Simopelta JTL-003 Longino ms

Formicidae, Hymenoptera, Insecta, Arthropoda, Animalia

worker face view

worker lateral view

Additional images:
Worker, sem of face (large, small); mandible (large, small); head, lateral view (large, small); lateral view (small, large); mesosoma, lateral view (large, small; petiole, lateral view (large, small; petiole, dorsal view (large, small; line drawing of face (large, small).


Costa Rica, Panama. Costa Rica: Montane areas from Cordillera de Tilarán southward, 800-1500m.


Mandible with two apical teeth and large basal tooth, basal tooth thick and blunt (unlike JTL-002); eye relatively small (unlike oculata); sculpture on face with large confluent puncta underlain by granular microsculpture; anteromedian clypeal projection broadly triangular to somewhat rounded, not strongly projecting; head relatively broad, head width/head length greater than 0.8.

Natural History

All Simopelta species are nomadic group raiders, convergent with Ecitoninae. See additional information under genus account.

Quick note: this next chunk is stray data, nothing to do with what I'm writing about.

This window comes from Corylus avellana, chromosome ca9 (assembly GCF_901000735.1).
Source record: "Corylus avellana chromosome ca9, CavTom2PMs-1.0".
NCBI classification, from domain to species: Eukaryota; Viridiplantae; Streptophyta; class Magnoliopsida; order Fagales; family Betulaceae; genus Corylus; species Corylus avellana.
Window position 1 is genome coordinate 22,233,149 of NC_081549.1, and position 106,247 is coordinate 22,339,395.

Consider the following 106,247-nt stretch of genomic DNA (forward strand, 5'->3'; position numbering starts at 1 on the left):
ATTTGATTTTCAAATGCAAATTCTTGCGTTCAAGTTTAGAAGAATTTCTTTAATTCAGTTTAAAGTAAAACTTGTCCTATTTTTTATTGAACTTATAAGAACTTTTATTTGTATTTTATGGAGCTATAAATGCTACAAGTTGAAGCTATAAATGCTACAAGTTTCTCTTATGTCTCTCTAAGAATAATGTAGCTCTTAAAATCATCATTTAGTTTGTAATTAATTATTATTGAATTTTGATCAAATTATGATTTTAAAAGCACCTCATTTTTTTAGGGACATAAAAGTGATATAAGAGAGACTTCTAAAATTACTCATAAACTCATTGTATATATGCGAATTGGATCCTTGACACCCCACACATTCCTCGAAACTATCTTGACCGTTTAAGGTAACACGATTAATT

I have seen seven collections of this species from various localities in the Cordilleras de Tilarán, Volcanica Central, and Talamanca, and from the Bocas del Toro region of Panama. Collections have all been from mid-elevation wet forest sites, 800-1700m.

For one collection (JTL1374) in Braulio Carrillo National Park I watched a raid on a Pheidole browni colony. A column of Simopelta workers extended from the leaf litter on one side of the trail, across the trail to a spot on the opposite bank. There the column ended where workers clustered. I think the column had just arrived. There was no superstructure to the Pheidole nest, and at first I saw no reason for the aggregation. After a few minutes, an alate Pheidole queen was pulled from a small hole and attacked. Soon thereafter, several other queens emerged, and some minor workers. Later a major worker appeared. All were attacked. For about 5 minutes the captive adults were pinned near the entrance to the nest. Rather suddenly, Simopelta workers began extracting brood from the nest, and the raiding column began to return. Brood, workers, and the alates were all carried away. The column disappeared into the leaf litter about 1m from the Pheidole nest, and I could not trace it beyond that point. The habitat was dense, shaded second growth, mostly Cephaelis-type Psychotria, along a stream bank.

In another instance (JTL2469) in the San Luis Valley near Monteverde I observed a column crossing a trail carrying single-size brood.

Page author:

John T. Longino, The Evergreen State College, Olympia WA 98505 USA.

Last modified: 21 July 2005.

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